Robert Linsky review 1 Jan 2014
1. What was the most memorable or exciting part of your holiday?
Candle lit dinner + sunset on the tiny sandbank island.
2. What tips would you give other travellers booking this holiday?
Take shoes for swimming as seabed can be sore on the feet.
3. Did you feel that your holiday benefited local people, reduced environmental impacts or supported conservation?
Provided employment for local people. Did not reduce environmental impact ... extra plastic waste, poor tourist fishing damaged some coral.
4. Finally, how would you rate your holiday overall?
Sent e-mail to encounters 20.01.14
E-mail sent to encounter 04.07.14 JP
Read the operator's response here:
Thank you for taking the time to provide us with your valuable feedback.
I wanted to get back to you regarding your comments on plastics and the way that our tour
impacts on the local environment.
I think it is important to note that it is not just about education and awareness of our
business and our clients, but also an education and awareness of the local community. Local
Island tourism is less than 3 years old and many concerns that travellers raise rubbish,
potential health and safety risks based on the western world, water usage etc
existed before local island tourism was even thought about, because for the locals that was their world and they didn't/dont know any different.
Since the introduction of local island tourism improvements by the local community particularly on islands such as Maafushi which has a large tourism industry now have been made and are continuing to be made. When we first visited at the beginning of 2012 every street was littered, now the island has a rubbish collection system and the streets are maintained. It may not be 100% perfect but it is a huge step forward. Unfortunately, however, until there is a national waste scheme to deal with the tons of rubbish produced the bigger picture issue will not be resolved.
With regards to fishing, again I have seen it myself where the anchor is just thrown overboard with no care for the coral. Most fishermen, even those who perhaps work with the tourism industry, do not understand or appreciate the importance of the coral reefs to the Maldives. To them it is not the wonder and beauty that we as tourists see it but as a habitat from which they gain finance lobsters, octopus, fish. Fortunately, however, coral does grow back. A reef off an island in South Ari Atoll was decimated by developers throwing building rubble and concrete on to it. However, 4 years later it is an amazing table coral garden. If our guides witnesses bad practice then he will at an appropriate time highlight it with the individual concerned, tourist, supplier or operator. Should an operator/supplier repeat this practice then our local manager will get involved to ensure it isn't repeated.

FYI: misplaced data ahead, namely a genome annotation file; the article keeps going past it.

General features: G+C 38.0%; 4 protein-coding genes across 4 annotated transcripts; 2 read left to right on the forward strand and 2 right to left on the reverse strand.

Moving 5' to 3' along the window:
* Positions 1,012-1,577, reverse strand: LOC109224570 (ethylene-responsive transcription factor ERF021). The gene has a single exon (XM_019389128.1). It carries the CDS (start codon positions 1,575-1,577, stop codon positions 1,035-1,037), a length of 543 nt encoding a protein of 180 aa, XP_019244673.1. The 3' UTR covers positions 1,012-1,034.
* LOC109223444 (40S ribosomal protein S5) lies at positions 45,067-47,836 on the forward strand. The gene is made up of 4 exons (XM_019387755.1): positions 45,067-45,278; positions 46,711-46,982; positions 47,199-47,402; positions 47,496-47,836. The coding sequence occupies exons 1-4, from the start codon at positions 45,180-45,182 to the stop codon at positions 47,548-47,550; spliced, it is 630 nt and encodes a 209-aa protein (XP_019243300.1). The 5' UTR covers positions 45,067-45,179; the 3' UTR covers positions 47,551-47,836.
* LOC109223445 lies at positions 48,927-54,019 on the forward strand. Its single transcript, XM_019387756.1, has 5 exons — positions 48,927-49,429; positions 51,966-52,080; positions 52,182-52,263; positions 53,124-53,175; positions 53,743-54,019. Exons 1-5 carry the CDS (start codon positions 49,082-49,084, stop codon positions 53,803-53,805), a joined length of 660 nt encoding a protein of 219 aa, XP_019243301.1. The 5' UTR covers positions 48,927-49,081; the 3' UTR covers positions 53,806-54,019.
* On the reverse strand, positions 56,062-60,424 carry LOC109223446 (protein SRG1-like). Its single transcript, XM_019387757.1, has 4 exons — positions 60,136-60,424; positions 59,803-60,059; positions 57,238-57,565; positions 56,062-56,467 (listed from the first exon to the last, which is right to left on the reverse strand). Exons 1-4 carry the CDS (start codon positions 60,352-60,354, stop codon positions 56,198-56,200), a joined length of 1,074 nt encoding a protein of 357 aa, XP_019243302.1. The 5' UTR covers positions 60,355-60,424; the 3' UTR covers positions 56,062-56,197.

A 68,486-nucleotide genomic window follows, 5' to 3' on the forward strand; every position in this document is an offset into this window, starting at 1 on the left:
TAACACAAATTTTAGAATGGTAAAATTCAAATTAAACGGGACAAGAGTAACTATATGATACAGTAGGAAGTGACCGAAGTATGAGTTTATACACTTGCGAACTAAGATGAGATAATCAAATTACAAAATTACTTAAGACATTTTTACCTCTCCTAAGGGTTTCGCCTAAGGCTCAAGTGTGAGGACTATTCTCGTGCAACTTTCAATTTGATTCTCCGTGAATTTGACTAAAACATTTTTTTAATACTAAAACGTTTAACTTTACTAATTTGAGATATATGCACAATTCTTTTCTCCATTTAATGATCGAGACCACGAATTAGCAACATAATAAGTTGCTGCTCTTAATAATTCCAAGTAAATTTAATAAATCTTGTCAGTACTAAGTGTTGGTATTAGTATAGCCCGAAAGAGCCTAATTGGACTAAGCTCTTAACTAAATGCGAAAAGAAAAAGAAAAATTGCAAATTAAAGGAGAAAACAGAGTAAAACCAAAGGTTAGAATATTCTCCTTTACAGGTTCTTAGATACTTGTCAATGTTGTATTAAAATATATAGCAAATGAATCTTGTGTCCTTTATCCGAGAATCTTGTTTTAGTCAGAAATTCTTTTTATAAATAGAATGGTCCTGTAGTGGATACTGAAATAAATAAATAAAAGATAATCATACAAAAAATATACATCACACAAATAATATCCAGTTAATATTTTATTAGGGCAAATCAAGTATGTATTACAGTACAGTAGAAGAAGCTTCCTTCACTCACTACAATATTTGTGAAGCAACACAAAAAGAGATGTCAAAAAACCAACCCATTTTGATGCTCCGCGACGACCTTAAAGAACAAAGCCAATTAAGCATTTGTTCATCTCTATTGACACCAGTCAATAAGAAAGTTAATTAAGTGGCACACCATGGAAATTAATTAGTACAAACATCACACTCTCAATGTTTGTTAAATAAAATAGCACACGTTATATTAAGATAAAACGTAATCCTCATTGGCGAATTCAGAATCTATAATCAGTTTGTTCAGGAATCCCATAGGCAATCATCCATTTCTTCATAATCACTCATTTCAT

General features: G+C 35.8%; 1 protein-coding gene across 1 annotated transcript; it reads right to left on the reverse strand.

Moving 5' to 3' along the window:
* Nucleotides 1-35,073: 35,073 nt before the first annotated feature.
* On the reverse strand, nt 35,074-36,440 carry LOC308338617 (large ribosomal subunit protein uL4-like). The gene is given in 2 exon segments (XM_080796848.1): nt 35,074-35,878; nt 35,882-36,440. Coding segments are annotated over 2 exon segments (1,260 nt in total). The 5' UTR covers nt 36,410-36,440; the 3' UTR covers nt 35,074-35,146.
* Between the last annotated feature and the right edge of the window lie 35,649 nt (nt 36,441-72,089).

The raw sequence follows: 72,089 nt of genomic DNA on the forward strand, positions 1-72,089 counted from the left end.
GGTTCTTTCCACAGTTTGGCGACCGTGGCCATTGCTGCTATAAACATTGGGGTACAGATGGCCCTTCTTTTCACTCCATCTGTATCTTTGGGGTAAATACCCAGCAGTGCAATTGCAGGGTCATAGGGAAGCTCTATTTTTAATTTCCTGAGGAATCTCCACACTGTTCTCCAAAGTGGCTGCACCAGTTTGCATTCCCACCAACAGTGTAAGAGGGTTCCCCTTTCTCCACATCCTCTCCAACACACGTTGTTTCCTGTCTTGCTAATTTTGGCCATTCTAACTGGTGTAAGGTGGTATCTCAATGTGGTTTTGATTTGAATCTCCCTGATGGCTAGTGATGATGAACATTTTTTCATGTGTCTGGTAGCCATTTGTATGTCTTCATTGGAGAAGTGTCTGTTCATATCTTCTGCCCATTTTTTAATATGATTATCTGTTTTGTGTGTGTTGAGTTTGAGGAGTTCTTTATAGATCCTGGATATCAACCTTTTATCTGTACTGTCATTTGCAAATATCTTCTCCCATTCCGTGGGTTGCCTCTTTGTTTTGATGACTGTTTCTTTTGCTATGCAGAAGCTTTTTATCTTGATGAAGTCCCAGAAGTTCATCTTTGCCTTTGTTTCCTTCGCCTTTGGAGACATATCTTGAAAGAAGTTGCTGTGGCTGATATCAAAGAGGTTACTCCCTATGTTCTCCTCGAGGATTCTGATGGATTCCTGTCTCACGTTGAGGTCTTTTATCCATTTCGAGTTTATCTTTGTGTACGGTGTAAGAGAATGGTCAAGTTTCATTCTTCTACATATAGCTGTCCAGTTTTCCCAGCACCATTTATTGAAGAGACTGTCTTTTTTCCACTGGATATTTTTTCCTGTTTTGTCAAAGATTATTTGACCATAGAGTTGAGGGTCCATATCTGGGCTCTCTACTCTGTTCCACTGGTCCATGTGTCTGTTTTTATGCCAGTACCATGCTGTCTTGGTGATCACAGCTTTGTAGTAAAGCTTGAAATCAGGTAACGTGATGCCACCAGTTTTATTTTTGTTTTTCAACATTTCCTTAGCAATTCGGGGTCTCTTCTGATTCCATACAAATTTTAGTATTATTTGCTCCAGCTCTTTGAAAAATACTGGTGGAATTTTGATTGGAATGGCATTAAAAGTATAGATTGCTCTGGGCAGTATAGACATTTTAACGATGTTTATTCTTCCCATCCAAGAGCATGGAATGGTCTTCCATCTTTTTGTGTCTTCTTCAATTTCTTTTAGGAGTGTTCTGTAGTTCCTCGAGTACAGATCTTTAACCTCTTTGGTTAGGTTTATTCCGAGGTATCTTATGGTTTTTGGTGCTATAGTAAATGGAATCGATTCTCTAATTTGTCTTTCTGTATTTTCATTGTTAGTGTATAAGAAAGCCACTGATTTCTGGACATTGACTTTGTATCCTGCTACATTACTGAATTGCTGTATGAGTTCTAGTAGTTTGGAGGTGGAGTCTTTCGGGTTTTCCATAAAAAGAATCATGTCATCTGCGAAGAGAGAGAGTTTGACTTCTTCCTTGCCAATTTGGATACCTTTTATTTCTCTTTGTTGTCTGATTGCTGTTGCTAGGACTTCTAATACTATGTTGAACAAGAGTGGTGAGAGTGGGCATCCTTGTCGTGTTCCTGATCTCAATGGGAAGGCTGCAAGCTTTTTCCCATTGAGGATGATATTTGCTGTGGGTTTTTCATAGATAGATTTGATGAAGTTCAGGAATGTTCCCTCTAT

The Maldives authorities have taken some positive measures in order to protect exploitation of the marine environment. Among this includes protected marine sites, prohibition of catching turtles and other endangered species, and banning shark fishing (although it does still happen illegally).
The whole idea of this tour itinerary in the Maldives is to stay on local islands rather than
luxury resort islands that may be internationally owned by major hotel chains. Through doing
this, we aim to:
Use locally owned infrastructure.
To help put profits into local hands in order that they can benefit directly
To use services developed and managed by locals
Provide employment and business opportunities for local people.
Respect local customs and culture.
We want our guests to learn about local customs and cultural practices whilst
respecting local dress and behaviour requirements
Limit the physical impact of trips and work with our partners to educate and improve awareness
within local community.
Wherever possible travel by public and not private transport.
Encourage our guests to deal with waste appropriately, lead by example and where
possible take plastic waste home (mentioned in our welcome letter)
Brief our snorkellers on reef etiquette
Coach and educate our suppliers and local partners.
I hope the above information is helpful in explaining how we try to limit our impact on the
local environment of the Maldives when operating our tours.